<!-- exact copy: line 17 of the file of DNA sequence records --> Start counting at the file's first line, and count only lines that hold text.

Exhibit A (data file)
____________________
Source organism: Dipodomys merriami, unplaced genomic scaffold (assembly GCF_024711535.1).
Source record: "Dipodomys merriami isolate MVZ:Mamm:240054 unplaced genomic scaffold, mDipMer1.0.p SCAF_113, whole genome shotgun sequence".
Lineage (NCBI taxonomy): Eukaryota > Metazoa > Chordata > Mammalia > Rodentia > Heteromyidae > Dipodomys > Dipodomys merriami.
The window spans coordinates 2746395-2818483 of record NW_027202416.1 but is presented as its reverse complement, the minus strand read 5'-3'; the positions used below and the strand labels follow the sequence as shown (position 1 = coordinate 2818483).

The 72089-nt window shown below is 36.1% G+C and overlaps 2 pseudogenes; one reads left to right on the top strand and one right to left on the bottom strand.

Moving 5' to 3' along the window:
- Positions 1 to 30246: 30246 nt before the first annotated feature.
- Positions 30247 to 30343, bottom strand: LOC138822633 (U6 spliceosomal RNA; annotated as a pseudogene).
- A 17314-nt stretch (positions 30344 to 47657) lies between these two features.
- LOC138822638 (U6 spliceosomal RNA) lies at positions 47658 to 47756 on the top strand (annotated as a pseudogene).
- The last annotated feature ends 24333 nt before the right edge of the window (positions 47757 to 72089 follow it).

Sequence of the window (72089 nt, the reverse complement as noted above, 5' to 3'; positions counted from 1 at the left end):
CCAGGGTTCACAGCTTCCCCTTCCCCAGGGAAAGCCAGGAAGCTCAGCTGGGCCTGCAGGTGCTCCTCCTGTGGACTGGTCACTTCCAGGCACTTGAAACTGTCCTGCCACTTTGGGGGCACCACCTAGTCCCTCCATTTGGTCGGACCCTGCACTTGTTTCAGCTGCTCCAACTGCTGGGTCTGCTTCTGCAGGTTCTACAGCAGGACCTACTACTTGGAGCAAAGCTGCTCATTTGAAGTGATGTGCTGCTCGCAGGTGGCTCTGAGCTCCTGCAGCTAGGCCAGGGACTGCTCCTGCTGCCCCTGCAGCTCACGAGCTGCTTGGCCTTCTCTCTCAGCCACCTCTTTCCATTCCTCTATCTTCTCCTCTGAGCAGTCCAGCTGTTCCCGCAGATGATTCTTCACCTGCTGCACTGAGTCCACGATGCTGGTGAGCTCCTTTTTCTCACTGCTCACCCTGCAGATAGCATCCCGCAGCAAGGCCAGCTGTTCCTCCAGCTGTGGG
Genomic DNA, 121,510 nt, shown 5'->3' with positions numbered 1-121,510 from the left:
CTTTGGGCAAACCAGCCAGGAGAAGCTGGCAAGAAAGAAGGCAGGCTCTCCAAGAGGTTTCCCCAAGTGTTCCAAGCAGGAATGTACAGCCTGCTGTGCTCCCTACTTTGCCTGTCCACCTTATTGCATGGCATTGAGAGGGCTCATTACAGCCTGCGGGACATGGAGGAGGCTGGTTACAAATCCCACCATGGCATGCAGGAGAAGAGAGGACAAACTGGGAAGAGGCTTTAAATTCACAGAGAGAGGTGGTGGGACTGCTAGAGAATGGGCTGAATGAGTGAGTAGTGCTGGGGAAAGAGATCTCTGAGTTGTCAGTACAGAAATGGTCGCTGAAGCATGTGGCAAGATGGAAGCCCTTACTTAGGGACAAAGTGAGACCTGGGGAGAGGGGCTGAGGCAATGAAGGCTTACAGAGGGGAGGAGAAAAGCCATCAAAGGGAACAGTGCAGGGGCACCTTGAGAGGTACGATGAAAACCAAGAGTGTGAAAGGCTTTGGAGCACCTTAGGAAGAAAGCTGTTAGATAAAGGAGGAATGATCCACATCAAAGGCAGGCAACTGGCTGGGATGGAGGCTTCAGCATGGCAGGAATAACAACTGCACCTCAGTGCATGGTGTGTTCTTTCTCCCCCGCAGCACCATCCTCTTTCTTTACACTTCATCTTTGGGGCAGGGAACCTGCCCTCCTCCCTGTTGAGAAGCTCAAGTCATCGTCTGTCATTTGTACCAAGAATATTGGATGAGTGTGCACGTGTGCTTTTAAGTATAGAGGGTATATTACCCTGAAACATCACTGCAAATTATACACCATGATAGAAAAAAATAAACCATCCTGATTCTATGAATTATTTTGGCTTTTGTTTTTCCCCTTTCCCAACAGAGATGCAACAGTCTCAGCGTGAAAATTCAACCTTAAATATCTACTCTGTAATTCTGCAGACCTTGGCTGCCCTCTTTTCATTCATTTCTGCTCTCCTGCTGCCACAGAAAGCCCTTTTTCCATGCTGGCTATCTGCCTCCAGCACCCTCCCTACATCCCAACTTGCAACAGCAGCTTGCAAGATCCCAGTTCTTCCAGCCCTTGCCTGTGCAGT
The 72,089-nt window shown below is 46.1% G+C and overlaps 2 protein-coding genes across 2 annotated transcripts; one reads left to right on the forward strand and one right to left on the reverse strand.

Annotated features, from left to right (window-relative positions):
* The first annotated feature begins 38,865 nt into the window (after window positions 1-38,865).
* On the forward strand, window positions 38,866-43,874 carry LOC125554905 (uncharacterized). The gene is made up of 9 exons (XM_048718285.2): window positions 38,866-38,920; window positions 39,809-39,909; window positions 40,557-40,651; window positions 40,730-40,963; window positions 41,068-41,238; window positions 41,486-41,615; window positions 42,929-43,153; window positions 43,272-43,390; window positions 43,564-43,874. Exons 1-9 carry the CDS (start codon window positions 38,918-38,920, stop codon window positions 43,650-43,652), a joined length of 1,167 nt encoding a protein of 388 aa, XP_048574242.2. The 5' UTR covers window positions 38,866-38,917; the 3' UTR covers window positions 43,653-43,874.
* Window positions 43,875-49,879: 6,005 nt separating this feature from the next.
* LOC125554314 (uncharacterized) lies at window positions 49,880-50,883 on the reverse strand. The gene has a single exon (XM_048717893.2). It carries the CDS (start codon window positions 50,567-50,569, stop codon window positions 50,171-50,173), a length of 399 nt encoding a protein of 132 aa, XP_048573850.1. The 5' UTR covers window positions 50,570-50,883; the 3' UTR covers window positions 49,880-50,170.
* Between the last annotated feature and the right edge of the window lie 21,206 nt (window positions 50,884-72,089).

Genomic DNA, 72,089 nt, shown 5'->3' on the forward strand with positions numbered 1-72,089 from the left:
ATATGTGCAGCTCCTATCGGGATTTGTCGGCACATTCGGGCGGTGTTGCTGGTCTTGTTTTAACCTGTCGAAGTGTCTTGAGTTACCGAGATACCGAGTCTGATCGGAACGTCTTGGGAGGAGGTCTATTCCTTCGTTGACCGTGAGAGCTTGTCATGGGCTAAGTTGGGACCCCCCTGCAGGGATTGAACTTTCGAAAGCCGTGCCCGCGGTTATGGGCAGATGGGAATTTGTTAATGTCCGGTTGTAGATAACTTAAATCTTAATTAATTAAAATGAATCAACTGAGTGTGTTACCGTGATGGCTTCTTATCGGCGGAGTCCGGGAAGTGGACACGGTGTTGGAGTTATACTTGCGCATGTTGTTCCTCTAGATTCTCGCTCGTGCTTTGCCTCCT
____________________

Annotated features, from left to right (window-relative positions):